Foley also told the board that if a route included houses on a hill, the meter readers were permitted to code every fifth meter as a P2. This rule was not explained or defined in the form the meter readers signed, but Foley described it as a “grey area.” Carlisle and Wilson also told the board that there were many “grey areas” in which meter readers were expected to “use their best judgement” in assigning codes.
Two weeks after his termination, Lyons sent an email to Wilson. In the email, Lyons said he had been fired for violating the “pay code contract”—the form that the meter readers had been asked to sign and return—but that there were “contradictions” between the meter readers’ written instructions and the verbal instructions he and other meter readers had been given by Foley at the Metro station. Lyons described the answers that Foley gave to the questions at the safety meeting, and noted the informal rule about coding meters on hills. Lyons also stated that he had never received any verbal or written complaints about his work, and alleged that Foley assigned “golden routes” to certain employees. Lyons asked Wilson to contact other meter readers at the Metro station and to “look into this matter further.”
Four days later, Lyons sent an email to Robert Fisher, the power company’s executive vice-president. In this email, Lyons said that he had been dismissed for “theft due to inappropriate pay codes,” but that he had been told when he was hired and at the safety meeting how to code meters at townhouse complexes and on hills, and that he had followed these directions. He also said that memos with those directions had been posted at the station. He noted that “on a daily basis” he had recoded meters into lower coding categories, but that had been “overlooked.” He also repeated that none of the other meter readers at the Metro station had been questioned regarding these “contradictions,” and that Foley did not regularly rotate routes among all meter readers, resulting in most of the meter readers “get[ting] the same undesirable routes.” He asked Fisher to “look into this matter objectively and dismiss the correct employee.” Meter Readers’ witnesses told the board that the company was aware of the union organizing campaign, and that union organizers had been seen at the stations. Carlisle told the board that he was aware of employees actively trying to recruit other employees to sign the application for certification, and that he understood that some employees were openly opposing unionization.
Carlisle said that he and Lyons had had a conversation regarding being in a union. Carlisle told the board that he did not know if Lyons supported the union, and that all he had said in the conversation was to “correct” Lyons’ statement that, after unionization in another area, the company had cut the pay rates for the meter readers working in that area. After questioning by the board, Carlisle said that he did not recall making comments that not being unionized would be “better” for the employees, and that the employees were making more money than they would make with other employers. Lyons told the board that he remembered Carlisle making those comments, and that he and Carlisle had also discussed other benefits of unionization, such as sick days and grievance procedures.
The Employer’s Position
The employer argued that it clearly set out its expectations for meter reading in Wilson’s letter and the attached form, and that Lyons had signed and returned the form.
The employer stated that Lyons’ testimony demonstrated that he knew what the guidelines were, and alleged that he intentionally breached the guidelines for “personal gain” and had shown no remorse for his actions. The employer stated that the penalty for Lyons’ actions was appropriate for his misconduct.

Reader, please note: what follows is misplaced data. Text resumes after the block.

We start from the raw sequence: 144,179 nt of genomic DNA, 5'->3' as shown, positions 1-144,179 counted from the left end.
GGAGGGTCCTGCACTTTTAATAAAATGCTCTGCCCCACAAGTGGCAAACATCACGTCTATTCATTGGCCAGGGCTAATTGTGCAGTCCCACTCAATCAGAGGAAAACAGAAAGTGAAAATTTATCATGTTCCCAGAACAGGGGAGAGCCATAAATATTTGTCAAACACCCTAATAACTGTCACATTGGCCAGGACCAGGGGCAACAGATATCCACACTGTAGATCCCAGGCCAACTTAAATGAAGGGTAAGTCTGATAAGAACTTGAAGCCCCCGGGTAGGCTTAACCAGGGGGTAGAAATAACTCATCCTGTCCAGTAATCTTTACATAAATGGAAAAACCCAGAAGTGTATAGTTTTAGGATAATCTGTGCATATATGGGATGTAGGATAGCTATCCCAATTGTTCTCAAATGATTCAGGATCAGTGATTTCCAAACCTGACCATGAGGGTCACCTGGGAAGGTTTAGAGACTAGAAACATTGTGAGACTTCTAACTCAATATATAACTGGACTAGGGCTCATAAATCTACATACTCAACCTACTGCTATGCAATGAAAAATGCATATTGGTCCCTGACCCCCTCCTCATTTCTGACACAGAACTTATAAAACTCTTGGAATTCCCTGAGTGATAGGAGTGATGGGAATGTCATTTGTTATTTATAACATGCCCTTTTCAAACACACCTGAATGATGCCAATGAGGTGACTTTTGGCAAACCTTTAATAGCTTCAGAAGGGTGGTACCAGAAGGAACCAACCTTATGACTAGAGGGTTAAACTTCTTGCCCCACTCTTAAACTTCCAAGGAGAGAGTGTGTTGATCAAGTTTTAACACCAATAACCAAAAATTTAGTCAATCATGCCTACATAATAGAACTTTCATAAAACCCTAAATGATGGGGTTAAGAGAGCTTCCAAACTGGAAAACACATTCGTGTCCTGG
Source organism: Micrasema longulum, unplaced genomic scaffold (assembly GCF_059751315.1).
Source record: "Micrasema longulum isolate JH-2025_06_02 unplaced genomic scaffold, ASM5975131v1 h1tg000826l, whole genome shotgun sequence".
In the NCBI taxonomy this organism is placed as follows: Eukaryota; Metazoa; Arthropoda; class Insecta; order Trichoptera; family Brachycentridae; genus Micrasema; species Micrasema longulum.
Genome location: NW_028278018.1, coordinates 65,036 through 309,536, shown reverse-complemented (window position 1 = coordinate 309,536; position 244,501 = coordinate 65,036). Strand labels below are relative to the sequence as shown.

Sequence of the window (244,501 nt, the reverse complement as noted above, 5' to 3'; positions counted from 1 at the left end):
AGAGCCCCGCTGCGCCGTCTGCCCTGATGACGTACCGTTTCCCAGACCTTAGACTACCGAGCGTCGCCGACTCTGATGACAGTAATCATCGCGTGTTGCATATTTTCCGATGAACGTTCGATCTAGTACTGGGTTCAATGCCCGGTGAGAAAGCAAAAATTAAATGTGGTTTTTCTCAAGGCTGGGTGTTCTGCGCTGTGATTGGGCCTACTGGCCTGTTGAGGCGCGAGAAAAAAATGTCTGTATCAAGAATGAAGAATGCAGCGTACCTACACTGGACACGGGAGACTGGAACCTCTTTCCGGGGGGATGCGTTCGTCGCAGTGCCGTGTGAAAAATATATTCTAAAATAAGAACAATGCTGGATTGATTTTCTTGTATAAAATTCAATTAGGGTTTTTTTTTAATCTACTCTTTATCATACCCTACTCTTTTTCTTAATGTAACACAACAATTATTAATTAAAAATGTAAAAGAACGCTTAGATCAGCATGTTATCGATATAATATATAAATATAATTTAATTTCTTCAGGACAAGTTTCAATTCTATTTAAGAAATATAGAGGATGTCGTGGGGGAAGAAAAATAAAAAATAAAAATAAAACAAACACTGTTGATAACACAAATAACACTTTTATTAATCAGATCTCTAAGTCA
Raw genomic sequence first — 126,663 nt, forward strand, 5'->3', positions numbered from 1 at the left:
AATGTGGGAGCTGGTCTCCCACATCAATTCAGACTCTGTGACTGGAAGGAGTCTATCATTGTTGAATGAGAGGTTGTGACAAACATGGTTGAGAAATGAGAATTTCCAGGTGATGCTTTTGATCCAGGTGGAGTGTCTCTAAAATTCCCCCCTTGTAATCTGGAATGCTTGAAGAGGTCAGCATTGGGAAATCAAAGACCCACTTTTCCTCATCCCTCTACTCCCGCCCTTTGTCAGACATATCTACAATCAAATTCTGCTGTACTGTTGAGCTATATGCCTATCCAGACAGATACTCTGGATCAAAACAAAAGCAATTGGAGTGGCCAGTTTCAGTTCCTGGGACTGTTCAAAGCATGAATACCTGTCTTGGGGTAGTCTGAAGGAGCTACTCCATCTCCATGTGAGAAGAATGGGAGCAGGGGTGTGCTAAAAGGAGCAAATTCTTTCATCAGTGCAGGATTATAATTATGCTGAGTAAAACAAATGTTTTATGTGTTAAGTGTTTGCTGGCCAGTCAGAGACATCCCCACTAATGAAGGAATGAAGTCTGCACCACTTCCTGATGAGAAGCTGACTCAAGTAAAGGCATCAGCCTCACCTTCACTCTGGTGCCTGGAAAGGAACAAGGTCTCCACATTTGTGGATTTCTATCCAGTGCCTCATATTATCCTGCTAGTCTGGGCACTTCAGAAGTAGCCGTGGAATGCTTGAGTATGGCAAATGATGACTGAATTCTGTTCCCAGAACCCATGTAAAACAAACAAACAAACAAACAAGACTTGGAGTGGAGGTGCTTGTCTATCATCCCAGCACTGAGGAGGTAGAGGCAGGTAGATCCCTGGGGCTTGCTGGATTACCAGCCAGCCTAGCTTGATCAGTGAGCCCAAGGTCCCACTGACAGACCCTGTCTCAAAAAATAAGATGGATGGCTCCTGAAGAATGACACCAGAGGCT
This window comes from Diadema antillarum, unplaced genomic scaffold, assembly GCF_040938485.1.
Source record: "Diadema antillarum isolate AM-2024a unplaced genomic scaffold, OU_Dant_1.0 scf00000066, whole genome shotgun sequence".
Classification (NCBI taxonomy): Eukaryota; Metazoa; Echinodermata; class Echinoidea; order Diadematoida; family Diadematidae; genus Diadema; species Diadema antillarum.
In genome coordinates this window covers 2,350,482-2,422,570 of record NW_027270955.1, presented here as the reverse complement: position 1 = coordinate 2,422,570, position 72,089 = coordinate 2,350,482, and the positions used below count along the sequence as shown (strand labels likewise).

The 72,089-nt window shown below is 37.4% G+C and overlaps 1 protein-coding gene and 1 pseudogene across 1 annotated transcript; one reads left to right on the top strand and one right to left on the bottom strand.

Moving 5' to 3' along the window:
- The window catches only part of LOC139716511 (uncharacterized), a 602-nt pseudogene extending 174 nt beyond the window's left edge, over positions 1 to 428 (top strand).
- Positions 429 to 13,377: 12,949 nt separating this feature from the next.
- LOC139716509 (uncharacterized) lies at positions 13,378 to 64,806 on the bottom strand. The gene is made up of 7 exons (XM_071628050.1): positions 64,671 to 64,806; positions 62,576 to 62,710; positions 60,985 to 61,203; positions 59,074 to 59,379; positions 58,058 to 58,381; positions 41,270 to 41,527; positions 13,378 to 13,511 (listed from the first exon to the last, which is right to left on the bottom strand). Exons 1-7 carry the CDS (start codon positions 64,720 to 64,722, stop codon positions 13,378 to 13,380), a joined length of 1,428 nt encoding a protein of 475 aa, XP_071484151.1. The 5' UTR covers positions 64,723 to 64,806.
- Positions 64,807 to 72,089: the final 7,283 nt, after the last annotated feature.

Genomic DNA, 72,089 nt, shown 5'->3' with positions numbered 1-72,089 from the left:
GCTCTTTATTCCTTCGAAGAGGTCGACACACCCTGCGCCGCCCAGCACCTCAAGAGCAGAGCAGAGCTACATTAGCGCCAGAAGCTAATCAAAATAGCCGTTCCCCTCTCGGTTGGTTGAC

The employer alleged that Lyons’ emails attempted to place blame on Foley in order to cover up Lyons’ own misconduct, and that Lyons’ testimony to the board indicated that Foley did not in fact assign the better routes to certain employees.
The employer stated that it was “absurd” for Lyons to be paid $225.28 for two and a half hours of work, and that there was no reason to code the first meter in every meter bank at a townhouse complex as P2, even if there was less than 300 feet between the meters.
The employer said that there was no evidence presented to indicate any anti-union animus in Lyons’ termination, and that Carlisle’s views on unionization were “irrelevant” because his position would be included in the union’s proposed bargaining unit.
The employer asked the board to dismiss the union’s complaint.
The Union’s Position
The union argued that Lyons’ termination was not for proper cause and was motivated by anti-union animus. The union stated that Lyons’ testimony showed that he had voiced his views on the union to Carlisle, and that the employer was aware of Lyons’ views because of this.
The union alleged that the employer did not conduct an adequate investigation of the situation involving Lyons, and did not discuss its concerns about Lyons’ performance with him prior to terminating his employment. In the union’s view, Lyons also did not have an opportunity to explain his actions to the employer before he was informed that his employment was being terminated. The union stated that the testimony from the employer’s witnesses indicated that the employer accepted that there were “grey areas” in how the meter readers interpreted the coding categories. The union argued that the questions from the meter readers at the safety meeting demonstrated that Lyons was not the only employee who was having difficulty understanding the coding information, and argued the employer did not take the appropriate steps to implement a “clear policy” that would be understood.
The union argued that there was no reasonable relationship between Lyons’ actions and the discipline that the employer used in response.
The union asked the board to declare the employer’s conduct in violation of the labour relations legislation, and to reinstate Lyons with back pay from the date of his termination until the date of his reinstatement. The union also asked the board to order that a copy of its decision be posted at all of the employer’s stations.
This problem has been solved!